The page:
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Remember This Scene: A Tribute To Best Animated Shorts

Jeremy Fuster |
January 29, 2015 | 4:20 p.m. PST

Staff Reporter

The Best Animated Short category is the only place at the Oscars that honors avant-garde works like the animated documentary 'Ryan' (National Film Board of Canada)
The Best Animated Short category is the only place at the Oscars that honors avant-garde works like the animated documentary 'Ryan' (National Film Board of Canada)
If there is one thing about the Oscars that justifies its existence, it has to be the Best Animated Short category.

Every year, the Academy Awards takes a batch of excellent animated mini-masterpieces and presents them to the general public, and watching them back-to-back is one of the best cinematic experiences you can possibly have. While the feature-length category often rewards whoever's winning the war between Disney and Dreamworks, the animated shorts are where creative, groundbreaking works of art are being showcased, and unlike the rest of the Oscars, there's no such thing as a down year.

READ MORE: Remember This Scene: 'Too Many Cooks' And 'Rejected'

A few months ago, I put a spotlight on Don Hertzfeldt's "REJECTED," a subversive stick-figure piece that got nominated in 2000 and has inspired pretty much everything you see on Adult Swim. Now, I present to you some of my favorite Best Animated Short winners and nominees from the 21st century:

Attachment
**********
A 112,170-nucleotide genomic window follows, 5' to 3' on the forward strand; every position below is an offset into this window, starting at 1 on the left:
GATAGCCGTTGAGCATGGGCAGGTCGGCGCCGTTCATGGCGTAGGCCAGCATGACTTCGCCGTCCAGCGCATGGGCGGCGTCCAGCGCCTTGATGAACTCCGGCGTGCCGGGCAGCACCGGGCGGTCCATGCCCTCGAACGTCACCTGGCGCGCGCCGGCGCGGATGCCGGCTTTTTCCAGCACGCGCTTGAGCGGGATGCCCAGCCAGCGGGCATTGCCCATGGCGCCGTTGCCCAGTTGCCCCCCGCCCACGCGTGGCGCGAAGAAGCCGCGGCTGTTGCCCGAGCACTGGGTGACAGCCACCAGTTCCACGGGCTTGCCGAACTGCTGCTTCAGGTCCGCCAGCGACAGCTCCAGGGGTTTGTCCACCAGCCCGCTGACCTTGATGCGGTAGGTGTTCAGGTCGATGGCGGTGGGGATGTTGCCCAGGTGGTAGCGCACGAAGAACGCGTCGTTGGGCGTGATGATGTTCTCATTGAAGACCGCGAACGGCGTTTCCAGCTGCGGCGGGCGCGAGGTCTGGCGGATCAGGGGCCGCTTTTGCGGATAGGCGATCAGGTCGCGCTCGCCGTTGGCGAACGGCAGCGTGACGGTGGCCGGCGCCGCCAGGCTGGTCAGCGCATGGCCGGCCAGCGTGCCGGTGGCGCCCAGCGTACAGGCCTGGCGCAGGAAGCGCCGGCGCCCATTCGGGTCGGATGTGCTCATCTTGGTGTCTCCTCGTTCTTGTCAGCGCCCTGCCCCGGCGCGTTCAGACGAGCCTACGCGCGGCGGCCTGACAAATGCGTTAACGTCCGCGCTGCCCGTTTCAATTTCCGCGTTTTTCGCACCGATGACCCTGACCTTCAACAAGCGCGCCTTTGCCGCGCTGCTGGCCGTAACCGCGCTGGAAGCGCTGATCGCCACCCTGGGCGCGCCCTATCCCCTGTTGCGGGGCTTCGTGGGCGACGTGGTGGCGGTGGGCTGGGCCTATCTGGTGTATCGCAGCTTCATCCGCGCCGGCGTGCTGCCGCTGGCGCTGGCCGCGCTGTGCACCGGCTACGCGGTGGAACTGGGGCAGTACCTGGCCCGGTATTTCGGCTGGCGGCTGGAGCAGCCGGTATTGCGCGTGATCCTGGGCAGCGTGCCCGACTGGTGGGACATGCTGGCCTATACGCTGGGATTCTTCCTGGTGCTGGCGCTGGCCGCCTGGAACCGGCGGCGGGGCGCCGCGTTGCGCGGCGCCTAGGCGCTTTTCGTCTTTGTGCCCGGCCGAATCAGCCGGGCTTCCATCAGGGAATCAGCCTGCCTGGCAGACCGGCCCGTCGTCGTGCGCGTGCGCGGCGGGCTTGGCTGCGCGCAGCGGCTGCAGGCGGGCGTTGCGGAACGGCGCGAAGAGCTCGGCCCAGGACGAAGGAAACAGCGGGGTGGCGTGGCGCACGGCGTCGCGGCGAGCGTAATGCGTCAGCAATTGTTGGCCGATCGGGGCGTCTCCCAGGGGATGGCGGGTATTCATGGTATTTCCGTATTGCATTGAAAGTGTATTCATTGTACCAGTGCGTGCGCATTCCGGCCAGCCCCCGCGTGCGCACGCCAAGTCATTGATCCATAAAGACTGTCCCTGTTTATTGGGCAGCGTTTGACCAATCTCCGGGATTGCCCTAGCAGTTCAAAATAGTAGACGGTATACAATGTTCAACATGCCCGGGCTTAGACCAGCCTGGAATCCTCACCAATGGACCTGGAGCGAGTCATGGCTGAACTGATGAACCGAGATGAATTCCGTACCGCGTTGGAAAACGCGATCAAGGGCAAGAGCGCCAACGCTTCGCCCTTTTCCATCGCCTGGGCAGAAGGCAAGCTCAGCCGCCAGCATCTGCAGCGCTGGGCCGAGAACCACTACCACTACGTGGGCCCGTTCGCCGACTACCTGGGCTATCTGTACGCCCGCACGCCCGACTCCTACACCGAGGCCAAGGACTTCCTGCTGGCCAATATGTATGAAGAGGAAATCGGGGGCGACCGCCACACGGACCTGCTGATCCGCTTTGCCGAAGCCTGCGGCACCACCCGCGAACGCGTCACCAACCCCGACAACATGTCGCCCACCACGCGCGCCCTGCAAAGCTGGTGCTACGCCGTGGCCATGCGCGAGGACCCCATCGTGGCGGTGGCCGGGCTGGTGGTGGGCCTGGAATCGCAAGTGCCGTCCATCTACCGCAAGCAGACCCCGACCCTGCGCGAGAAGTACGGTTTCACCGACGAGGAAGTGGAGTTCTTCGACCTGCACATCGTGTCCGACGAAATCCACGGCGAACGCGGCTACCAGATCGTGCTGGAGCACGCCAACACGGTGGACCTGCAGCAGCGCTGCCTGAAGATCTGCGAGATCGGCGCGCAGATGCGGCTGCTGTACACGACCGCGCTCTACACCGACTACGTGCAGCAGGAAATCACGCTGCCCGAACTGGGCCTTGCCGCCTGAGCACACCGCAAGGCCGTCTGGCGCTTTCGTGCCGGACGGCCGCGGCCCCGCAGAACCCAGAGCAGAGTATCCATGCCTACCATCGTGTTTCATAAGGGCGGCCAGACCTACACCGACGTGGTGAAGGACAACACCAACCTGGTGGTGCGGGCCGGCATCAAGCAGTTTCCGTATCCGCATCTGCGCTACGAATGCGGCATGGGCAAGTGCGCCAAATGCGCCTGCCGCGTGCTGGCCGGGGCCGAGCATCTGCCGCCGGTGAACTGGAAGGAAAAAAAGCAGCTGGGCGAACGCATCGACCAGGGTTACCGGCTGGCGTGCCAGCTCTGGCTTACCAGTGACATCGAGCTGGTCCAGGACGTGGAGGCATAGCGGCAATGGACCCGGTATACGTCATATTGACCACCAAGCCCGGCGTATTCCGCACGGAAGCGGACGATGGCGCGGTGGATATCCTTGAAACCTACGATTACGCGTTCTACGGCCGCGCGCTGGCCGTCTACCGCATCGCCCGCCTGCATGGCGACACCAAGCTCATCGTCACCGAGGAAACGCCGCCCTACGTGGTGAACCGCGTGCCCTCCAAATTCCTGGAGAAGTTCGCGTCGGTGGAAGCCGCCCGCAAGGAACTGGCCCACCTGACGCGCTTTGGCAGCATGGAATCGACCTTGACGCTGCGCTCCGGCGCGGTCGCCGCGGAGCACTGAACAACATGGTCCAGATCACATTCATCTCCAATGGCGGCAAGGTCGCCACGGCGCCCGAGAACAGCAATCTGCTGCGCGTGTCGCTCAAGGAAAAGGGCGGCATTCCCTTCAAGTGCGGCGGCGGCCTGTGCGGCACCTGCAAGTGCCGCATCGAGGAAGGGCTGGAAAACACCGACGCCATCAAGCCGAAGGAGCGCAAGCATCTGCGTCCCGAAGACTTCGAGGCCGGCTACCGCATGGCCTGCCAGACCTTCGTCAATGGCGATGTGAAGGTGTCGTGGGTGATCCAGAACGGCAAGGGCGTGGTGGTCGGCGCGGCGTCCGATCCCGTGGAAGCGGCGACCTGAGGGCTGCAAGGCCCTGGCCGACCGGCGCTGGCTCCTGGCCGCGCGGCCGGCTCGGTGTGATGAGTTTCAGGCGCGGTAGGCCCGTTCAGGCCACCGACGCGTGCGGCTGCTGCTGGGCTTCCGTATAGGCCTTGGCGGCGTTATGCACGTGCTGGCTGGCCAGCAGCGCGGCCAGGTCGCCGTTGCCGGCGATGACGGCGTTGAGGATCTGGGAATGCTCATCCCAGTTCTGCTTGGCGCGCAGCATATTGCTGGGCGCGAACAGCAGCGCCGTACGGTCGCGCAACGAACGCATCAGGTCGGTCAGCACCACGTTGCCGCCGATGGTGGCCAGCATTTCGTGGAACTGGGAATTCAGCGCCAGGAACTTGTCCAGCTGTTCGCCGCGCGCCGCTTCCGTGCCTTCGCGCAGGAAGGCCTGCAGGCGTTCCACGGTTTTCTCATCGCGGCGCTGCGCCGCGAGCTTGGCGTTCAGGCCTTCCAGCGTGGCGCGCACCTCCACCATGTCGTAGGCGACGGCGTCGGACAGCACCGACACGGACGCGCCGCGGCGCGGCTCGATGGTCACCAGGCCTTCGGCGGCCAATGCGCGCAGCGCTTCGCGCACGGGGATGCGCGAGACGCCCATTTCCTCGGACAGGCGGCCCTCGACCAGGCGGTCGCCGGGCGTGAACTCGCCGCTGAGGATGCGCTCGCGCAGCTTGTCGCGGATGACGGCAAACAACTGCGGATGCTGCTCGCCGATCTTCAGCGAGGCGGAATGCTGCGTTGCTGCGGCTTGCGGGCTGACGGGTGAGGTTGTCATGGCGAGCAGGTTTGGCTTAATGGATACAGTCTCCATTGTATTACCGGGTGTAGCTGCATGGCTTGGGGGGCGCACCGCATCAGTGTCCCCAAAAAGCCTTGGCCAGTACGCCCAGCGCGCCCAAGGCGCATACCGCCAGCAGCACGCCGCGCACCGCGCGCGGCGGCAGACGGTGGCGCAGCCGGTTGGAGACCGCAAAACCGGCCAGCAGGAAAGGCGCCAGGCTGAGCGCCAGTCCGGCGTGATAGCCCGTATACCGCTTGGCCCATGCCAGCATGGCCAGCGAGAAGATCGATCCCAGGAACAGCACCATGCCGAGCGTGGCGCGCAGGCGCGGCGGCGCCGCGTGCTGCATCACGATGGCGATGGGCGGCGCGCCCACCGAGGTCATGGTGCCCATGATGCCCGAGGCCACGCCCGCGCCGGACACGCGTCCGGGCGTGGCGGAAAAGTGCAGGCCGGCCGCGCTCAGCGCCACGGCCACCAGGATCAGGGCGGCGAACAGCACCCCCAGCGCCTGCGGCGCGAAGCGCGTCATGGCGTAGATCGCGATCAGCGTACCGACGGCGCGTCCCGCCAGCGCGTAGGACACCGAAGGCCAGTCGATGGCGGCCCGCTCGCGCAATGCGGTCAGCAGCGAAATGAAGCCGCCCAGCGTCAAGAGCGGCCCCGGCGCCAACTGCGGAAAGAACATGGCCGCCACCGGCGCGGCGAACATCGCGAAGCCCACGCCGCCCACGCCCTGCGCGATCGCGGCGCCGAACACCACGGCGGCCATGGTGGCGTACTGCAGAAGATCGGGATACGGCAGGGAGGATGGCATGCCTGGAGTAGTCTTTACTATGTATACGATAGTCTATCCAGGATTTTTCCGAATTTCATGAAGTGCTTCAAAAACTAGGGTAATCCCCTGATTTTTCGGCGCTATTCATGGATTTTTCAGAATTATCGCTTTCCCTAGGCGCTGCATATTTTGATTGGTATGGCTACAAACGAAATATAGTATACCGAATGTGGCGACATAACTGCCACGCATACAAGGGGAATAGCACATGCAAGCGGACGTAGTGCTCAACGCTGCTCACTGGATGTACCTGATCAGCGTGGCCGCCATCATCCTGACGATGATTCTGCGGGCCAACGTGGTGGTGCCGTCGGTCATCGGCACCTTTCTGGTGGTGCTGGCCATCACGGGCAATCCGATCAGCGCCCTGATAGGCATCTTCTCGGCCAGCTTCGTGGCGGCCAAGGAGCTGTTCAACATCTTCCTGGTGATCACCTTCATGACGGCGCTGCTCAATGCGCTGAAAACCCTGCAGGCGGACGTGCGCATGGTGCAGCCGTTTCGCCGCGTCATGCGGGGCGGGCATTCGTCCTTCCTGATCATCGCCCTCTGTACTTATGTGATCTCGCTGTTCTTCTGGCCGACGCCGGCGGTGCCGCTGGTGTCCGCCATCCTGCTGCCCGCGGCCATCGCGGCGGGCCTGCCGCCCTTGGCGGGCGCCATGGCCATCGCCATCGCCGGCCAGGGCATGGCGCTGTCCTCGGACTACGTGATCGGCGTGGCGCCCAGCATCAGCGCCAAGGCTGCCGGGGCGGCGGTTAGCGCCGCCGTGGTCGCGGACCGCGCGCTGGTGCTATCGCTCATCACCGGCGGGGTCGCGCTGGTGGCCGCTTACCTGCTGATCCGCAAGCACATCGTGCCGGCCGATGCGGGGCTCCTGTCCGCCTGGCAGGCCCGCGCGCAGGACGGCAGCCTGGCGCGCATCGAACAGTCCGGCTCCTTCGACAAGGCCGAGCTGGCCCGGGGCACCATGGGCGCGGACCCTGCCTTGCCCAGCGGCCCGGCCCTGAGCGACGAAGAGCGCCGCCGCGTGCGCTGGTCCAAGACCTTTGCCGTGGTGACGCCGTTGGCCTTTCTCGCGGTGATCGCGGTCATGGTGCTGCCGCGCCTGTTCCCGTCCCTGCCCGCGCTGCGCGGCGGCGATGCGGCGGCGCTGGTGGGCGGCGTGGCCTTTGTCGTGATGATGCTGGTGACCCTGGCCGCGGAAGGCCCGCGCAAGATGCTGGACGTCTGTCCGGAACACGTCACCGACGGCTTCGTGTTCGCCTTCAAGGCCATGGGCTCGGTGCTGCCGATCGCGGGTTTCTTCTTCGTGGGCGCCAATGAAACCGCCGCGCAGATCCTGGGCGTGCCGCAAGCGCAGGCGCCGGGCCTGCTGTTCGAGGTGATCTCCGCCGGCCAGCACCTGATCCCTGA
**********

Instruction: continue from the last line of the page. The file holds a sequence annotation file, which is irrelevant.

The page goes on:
"Logorama" (2010 Winner)

Arguably the greatest satire of corporate imagery since Andy Warhol painted a can of soup, this French work from the animated team H5 tells a story set in a Los Angeles made entire of logos and mascots to show how commercialism is so common in our daily lives that we don't consciously notice it. The ingenious use of the imagery includes—but is not limited to—Michelin Man cops, a villainous Ronald McDonald making his escape on a motorcycle made from the logo for 'Grease 2,' and flying Bentley and Aston Martin logos.

"Fresh Guacamole" (2012 Nominee)

This little thing holds the record for the shortest film ever to receive an Oscar nomination. Clocking in at 101 seconds, this is the second in a collection of three food-art shorts by American stop-motion auteur PES. In it, PES takes a bunch of inedible objects and turns them into fine cuisine. A grenade becomes an avocado. Red dice become diced tomatoes. Poker chips become tortilla chips. It makes you look at household items in ways you've never seen before. PES released the third installment of the series, "Submarine Sandwich," just last month on his YouTube page.

READ MORE: #OscarsSoWhite Is Right, But Needs To Go Further

"Peter And The Wolf" (2007 Winner)

This stop-motion interpretation of Sergei Prokofiev's classic puts Disney's version to shame. Directed by Suzie Templeton and worked on by a team of international artists, this piece removes the kid gloves and tells the story of Peter's famous hunt without any narration or vocal work whatsoever. It still maintains some lighthearted humor through the animals that serve as Peter's companions, but it's surrounded in a setting that feels harsh, unforgiving, and distinctly Russian.